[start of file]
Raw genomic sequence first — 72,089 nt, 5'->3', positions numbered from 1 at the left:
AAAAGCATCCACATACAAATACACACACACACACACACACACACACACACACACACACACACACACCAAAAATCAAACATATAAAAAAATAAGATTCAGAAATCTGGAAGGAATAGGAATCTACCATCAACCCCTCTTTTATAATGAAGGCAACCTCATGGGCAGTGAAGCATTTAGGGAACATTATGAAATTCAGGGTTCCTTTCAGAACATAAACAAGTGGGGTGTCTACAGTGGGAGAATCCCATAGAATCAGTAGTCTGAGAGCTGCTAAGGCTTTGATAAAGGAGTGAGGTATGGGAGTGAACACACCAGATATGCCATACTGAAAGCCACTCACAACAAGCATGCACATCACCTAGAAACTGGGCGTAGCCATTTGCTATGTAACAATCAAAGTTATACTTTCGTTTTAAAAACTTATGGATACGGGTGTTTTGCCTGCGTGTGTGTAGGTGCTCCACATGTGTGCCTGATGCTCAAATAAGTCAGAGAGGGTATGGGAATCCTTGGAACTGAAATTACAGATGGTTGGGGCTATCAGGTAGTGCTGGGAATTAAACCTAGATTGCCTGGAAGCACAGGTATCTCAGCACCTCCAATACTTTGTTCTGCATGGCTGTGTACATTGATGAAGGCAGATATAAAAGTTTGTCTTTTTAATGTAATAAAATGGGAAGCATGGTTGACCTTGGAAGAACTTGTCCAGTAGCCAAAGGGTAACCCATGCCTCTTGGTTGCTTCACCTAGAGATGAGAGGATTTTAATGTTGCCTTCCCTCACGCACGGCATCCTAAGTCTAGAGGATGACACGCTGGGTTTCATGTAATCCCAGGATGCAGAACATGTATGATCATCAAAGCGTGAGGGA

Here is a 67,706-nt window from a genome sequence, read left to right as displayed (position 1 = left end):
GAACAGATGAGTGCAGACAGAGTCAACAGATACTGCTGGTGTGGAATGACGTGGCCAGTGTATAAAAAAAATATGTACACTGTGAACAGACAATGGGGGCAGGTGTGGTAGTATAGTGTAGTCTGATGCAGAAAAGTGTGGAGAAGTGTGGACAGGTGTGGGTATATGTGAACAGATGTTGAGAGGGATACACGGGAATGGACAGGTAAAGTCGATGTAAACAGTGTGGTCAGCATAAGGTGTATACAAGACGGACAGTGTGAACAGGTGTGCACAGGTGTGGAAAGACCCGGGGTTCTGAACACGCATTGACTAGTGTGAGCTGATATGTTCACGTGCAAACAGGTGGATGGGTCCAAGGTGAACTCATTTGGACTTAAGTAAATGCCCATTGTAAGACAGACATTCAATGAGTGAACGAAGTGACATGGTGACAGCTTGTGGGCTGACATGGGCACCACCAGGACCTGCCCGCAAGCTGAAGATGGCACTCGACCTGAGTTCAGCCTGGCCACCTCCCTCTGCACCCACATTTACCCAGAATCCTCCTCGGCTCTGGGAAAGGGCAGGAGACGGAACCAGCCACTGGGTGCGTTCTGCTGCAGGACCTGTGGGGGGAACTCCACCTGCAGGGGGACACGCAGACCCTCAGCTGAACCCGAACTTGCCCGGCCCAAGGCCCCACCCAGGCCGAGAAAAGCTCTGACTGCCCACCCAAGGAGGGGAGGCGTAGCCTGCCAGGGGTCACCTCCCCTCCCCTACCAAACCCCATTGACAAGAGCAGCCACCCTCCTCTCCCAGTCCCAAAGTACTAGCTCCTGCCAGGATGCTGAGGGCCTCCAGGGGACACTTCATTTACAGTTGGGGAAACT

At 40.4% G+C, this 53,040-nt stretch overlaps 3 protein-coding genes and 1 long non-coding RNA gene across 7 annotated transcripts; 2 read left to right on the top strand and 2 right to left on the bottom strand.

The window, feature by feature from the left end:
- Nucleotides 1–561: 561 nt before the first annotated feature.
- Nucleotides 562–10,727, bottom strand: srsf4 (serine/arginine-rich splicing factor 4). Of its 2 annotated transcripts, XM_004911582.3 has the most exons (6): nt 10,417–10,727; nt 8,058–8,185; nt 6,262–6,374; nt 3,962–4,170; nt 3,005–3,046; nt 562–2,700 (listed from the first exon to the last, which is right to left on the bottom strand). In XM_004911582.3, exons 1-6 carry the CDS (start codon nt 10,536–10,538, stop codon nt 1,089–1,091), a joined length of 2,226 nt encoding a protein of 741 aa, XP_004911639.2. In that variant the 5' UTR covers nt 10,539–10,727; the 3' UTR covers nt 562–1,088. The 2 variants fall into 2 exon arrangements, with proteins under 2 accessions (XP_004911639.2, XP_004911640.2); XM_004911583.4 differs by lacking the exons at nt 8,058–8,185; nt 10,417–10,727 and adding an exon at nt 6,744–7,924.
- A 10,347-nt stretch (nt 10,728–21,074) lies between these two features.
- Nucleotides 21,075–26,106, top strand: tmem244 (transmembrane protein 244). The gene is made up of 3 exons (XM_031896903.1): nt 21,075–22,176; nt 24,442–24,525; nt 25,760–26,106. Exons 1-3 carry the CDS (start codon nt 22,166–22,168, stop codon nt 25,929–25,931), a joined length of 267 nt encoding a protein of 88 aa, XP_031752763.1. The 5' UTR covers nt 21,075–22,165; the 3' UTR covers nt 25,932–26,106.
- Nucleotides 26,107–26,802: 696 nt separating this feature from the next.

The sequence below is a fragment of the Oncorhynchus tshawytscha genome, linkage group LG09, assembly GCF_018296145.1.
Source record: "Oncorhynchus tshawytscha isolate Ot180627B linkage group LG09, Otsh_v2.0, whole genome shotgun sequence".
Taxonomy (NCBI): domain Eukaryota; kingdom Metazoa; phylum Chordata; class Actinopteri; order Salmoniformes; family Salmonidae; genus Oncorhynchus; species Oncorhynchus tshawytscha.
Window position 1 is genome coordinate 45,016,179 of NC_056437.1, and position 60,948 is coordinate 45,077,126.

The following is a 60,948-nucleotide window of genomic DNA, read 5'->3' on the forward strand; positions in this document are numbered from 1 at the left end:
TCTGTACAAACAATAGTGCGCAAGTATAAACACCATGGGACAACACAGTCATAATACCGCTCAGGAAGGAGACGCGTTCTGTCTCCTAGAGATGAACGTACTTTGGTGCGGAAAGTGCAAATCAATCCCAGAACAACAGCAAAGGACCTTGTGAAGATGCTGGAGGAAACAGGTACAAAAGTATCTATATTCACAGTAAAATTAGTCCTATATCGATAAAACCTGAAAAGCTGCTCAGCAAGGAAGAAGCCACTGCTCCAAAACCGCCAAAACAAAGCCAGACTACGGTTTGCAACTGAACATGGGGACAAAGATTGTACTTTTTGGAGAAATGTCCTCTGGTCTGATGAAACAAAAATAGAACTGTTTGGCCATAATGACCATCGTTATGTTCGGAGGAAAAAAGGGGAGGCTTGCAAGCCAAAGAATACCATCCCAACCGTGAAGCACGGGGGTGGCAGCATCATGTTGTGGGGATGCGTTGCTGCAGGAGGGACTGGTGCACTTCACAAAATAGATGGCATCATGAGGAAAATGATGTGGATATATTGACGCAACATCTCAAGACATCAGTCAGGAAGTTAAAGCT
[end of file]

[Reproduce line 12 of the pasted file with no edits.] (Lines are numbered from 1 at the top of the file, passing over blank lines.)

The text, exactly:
The sequence below is a fragment of the Oncorhynchus tshawytscha genome, linkage group LG09, assembly GCF_018296145.1.